The term “haematuria” refers to the presence of red blood cells in the urine. Haematuria should be defined as either “macroscopic” (visible) or “microscopic” (detected by chemical strip testing or microscope).
Microscopic haematuria occurs in 2-5% of people in most community-based studies. It is normal to lose red blood cells in the urine, but generally this is not enough to show up in the common tests. There is no accepted “normal” amount of red blood cells in the urine, but the often-quoted limit is up to 10 million red cells per litre.
Red urine does not necessarily mean blood in the urine. Beetroot and blackberries can discolour the urine red due to their pigment (anthrocyanin), as can various medications including phenothiazines. Haemoglobinuria and myoglobinuria (filtered breakdown products of blood and muscle) will also discolour the urine red.
Sometimes the site of bleeding can be localized within the urinary tract by determining whether the bleeding is “initial”
Initial haematuria generally indicates bleeding from the urethra that is flushed out by the first passage of urine through the urethra.
Terminal haematuria can arise from the prostate, bladder neck or trigone (base of the bladder) and is noticed at the end of urination when the bladder compresses these areas.
Total haematuria indicates that the bleeding occurs at the level of the bladder or higher in the urinary tract, so that all of the urine is mixed with the blood, and the entire stream is therefore bloody.
Pain that occurs in association with a urinary tract infection or passage of a stone may indicate that the bleeding is from a benign cause.
Painless haematuria is generally regarded as secondary to a urinary tract cancer, until proven otherwise.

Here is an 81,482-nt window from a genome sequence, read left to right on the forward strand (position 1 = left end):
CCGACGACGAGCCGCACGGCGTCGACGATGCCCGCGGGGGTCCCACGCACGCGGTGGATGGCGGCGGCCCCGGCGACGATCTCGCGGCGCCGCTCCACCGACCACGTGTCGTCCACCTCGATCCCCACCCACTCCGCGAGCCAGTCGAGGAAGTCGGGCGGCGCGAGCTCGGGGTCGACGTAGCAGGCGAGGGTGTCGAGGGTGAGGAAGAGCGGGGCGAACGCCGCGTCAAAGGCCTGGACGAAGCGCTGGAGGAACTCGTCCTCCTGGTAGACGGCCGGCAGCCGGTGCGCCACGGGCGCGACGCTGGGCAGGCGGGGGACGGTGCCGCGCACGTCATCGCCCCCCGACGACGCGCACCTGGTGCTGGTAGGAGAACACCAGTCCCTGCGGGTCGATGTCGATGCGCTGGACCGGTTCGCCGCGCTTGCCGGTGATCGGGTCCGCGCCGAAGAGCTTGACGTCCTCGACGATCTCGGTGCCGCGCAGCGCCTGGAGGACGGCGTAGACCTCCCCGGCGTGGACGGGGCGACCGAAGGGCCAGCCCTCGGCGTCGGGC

However, all bleeding warrants investigation, to be certain that there is not an associated cancer, besides the more obvious causes for painful bleeding.
If blood is detected on a reagent strip, a microscopic analysis of the urine is required. Further microscopy of the urine may reveal white cells in the urine, which may indicate urinary infection. In addition, urine should be sent for urine culture.
Urine cytology involves microscopic examination of the urine, to detect any abnormal or cancerous cells. The lining of the urinary tract continually sheds cells. If a cancer is present, particularly an aggressive one or carcinoma in situ of the bladder, these cells may be detectable in the specific urine cytology examination. Urine cytology is not very sensitive in detecting “well- differentiated” (less aggressive) tumours, as the cells in these tumours vary very little from the normal lining cells of the urinary tract, but is reasonably sensitive at detecting poorly differentiated (aggressive) tumours.
In adults approximately 20% of patients who have macroscopic haematuria have an underlying urinary tract cancer, whereas only about 2-3% of patients with microscopic haematuria have an underlying malignancy.
Macroscopic haematuria often causes considerable concern, and just a few drops of blood can turn a whole bladder full of urine quite dark red.
There are many causes of haematuria including the following:
Following a careful history and physical examination, a kidney dye test called an CT/IVU or IVP is performed. This involves an injection of IV contrast, which is excreted by the kidneys into the ureters (tubes) draining into the bladder. The CT/IVU is very sensitive at detecting causes of bleeding. An addition to this is an Ultrasound which is also sensitive at detecting causes of bleeding from the kidney, but does not clearly show the ureters and therefore can miss lesions in the ureter (apart from stones, causes of bleeding in the ureter are very rare). A combination of an ultrasound and CT/IVU is generally recommended.
The radiological investigations above are very sensitive at detecting causes of bleeding in the upper renal tract, but can miss causes in the bladder. Small bladder tumours may be missed, so in addition a cystoscopy is usually also necessary.
A cystoscopy involves inserting a telescope through the urethra tube into the bladder. This can be done with local anaesthetic lubricant jelly in the urethra, or with a general anaesthetic. The modern flexible telescopes are very small, and this procedure can be done with installation of local anaesthetic jelly in the urethra with very little discomfort and as a minor office procedure. If an abnormality is detected in the bladder that requires biopsy or removal, a general anaesthetic will be required to help remove the lesion and biopsy the region for laboratory testing. Thanks to Dr Michael Mackey, Urologist in Auckland, New Zealand for permission to use the above.